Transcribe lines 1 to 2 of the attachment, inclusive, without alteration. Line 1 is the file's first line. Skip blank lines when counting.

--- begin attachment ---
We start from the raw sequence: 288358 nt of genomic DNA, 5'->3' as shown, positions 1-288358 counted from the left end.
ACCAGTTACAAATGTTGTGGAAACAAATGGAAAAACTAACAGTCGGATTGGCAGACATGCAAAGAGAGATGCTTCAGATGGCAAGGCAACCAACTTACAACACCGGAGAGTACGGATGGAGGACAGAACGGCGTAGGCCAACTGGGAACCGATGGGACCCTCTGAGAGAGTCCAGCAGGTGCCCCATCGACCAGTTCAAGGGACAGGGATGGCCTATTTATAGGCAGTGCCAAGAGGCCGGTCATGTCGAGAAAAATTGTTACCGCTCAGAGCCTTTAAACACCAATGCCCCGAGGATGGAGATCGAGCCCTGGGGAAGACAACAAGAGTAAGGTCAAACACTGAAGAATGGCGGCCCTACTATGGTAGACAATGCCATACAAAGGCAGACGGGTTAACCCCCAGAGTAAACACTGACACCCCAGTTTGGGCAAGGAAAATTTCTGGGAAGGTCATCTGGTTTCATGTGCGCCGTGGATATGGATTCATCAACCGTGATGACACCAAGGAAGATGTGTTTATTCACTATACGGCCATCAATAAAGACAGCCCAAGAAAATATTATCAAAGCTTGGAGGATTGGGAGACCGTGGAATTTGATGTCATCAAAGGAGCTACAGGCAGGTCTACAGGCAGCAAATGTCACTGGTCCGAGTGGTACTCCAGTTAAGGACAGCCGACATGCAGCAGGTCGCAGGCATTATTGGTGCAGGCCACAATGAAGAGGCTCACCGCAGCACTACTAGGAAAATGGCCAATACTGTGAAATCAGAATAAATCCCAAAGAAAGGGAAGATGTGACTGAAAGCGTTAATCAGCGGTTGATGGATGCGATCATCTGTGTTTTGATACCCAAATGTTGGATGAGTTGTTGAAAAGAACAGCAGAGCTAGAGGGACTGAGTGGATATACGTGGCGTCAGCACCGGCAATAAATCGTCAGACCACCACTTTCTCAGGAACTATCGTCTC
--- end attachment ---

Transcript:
We start from the raw sequence: 288358 nt of genomic DNA, 5'->3' as shown, positions 1-288358 counted from the left end.
ACCAGTTACAAATGTTGTGGAAACAAATGGAAAAACTAACAGTCGGATTGGCAGACATGCAAAGAGAGATGCTTCAGATGGCAAGGCAACCAACTTACAACACCGGAGAGTACGGATGGAGGACAGAACGGCGTAGGCCAACTGGGAACCGATGGGACCCTCTGAGAGAGTCCAGCAGGTGCCCCATCGACCAGTTCAAGGGACAGGGATGGCCTATTTATAGGCAGTGCCAAGAGGCCGGTCATGTCGAGAAAAATTGTTACCGCTCAGAGCCTTTAAACACCAATGCCCCGAGGATGGAGATCGAGCCCTGGGGAAGACAACAAGAGTAAGGTCAAACACTGAAGAATGGCGGCCCTACTATGGTAGACAATGCCATACAAAGGCAGACGGGTTAACCCCCAGAGTAAACACTGACACCCCAGTTTGGGCAAGGAAAATTTCTGGGAAGGTCATCTGGTTTCATGTGCGCCGTGGATATGGATTCATCAACCGTGATGACACCAAGGAAGATGTGTTTATTCACTATACGGCCATCAATAAAGACAGCCCAAGAAAATATTATCAAAGCTTGGAGGATTGGGAGACCGTGGAATTTGATGTCATCAAAGGAGCTACAGGCAGGTCTACAGGCAGCAAATGTCACTGGTCCGAGTGGTACTCCAGTTAAGGACAGCCGACATGCAGCAGGTCGCAGGCATTATTGGTGCAGGCCACAATGAAGAGGCTCACCGCAGCACTACTAGGAAAATGGCCAATACTGTGAAATCAGAATAAATCCCAAAGAAAGGGAAGATGTGACTGAAAGCGTTAATCAGCGGTTGATGGATGCGATCATCTGTGTTTTGATACCCAAATGTTGGATGAGTTGTTGAAAAGAACAGCAGAGCTAGAGGGACTGAGTGGATATACGTGGCGTCAGCACCGGCAATAAATCGTCAGACCACCACTTTCTCAGGAACTATCGTCTC